Joint Pain (Evaluation for arthritis, Bursitis, Injuries and Infections) | Avecina Medical


A "bursa" is a small fluid-filled sac siting near a bone. It protects tissues around bones.  "Bursae," are situated in multiple places throughout the body.  Bursitis happens when bursae get inflamed and the symptoms of bursitis are swelling, tenderness and limitation of movement. More frequently bursitis happens around shoulders, elbows, hips or knees, but any joint can be affected. Bursitis can develop due to a pressure or rubbing on adjacent tissue or infection due to a skin injury.

Bursitis is diagnosed on physical exam. Occasionally, imaging like US or MRI are needed. Healthcare provider may remove fluid using a sterile needle to alleviate the symptoms and to examine for presence of infection. 

Bursitis is treated with anti-inflammatories like ibuprofen, naproxen, indomethacin or corticosteroids.  Medications can be taken orally, but if indicated, injections either intramuscular or into a bursa can be done.  Infected bursitis requires antibiotics.  Rest, ice on/off for pain, protective cushions, heat to reduce stiffness may be used. Ice and heat should be limited to 15-20 continuous use to avoid thermal injuries.  In extreme cases when conservative treatments fail, and symptoms are still present for a long time, surgery can be done.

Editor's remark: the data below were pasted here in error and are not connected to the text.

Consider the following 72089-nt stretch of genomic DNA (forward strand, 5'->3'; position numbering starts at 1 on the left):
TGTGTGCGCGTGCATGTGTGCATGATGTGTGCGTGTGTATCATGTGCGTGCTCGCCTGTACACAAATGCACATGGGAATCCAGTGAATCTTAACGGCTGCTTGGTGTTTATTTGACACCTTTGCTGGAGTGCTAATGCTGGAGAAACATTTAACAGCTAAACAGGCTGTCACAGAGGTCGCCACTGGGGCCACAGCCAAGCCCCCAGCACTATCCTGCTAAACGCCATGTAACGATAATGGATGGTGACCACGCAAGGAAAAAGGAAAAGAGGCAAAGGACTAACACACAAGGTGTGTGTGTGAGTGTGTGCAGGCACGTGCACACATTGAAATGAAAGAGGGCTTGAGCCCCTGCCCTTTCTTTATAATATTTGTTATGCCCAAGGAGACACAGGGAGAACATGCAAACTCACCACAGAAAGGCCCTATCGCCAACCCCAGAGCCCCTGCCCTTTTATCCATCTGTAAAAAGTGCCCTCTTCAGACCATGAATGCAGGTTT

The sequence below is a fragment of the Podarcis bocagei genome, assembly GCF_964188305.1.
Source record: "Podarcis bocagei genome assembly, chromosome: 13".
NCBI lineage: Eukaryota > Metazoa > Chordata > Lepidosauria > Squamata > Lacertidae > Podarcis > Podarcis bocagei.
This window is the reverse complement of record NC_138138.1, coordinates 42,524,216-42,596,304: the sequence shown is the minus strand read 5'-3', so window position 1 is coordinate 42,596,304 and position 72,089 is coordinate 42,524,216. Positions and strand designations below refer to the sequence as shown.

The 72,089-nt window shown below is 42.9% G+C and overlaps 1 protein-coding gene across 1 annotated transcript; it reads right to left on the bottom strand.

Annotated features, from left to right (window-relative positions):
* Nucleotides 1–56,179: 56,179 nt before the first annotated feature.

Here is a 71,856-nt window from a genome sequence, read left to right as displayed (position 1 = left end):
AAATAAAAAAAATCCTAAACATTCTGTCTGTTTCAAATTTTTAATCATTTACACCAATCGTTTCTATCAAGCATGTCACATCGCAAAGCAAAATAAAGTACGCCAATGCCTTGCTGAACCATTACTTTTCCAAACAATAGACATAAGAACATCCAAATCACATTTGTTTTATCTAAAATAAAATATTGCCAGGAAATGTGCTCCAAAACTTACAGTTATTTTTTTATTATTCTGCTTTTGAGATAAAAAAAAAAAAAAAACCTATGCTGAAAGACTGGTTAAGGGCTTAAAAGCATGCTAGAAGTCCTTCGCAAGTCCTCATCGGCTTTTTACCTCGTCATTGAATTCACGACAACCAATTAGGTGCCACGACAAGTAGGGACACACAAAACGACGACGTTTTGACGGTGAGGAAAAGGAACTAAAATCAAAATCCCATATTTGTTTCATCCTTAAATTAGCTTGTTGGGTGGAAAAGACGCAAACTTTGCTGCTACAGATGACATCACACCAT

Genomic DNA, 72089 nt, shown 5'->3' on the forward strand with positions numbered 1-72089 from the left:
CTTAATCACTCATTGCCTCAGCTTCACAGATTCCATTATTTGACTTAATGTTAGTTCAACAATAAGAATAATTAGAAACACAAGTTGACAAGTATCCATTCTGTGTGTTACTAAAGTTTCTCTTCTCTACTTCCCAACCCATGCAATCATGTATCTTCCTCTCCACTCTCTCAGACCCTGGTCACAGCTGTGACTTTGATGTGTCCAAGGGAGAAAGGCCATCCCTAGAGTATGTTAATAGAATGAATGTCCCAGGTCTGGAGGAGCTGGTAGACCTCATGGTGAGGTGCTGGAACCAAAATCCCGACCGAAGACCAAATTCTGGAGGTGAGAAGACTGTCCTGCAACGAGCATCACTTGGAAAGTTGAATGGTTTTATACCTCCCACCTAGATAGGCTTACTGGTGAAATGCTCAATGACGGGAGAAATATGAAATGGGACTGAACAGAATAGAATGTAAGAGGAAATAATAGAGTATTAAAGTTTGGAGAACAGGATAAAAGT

• Laceration Repair (medical glue, sutures staples)
  • Wound Care
  • Superficial foreign body removal from the skin and ear canal
  • Ingrown toe treatment
  • Non-complicated burn treatment
  • Bronchodilator breathing treatment
  • Wound Care
  • Nsaids
  • Intravenous
  • Trigger point Injections
  • large point injections
  • Injections for nausea and vomiting
  • Antibiotic injections
  • Tetanus diphtheria vaccine and pertussis vaccine
  • Hepatitus A vaccine
  • Influenza Vaccine

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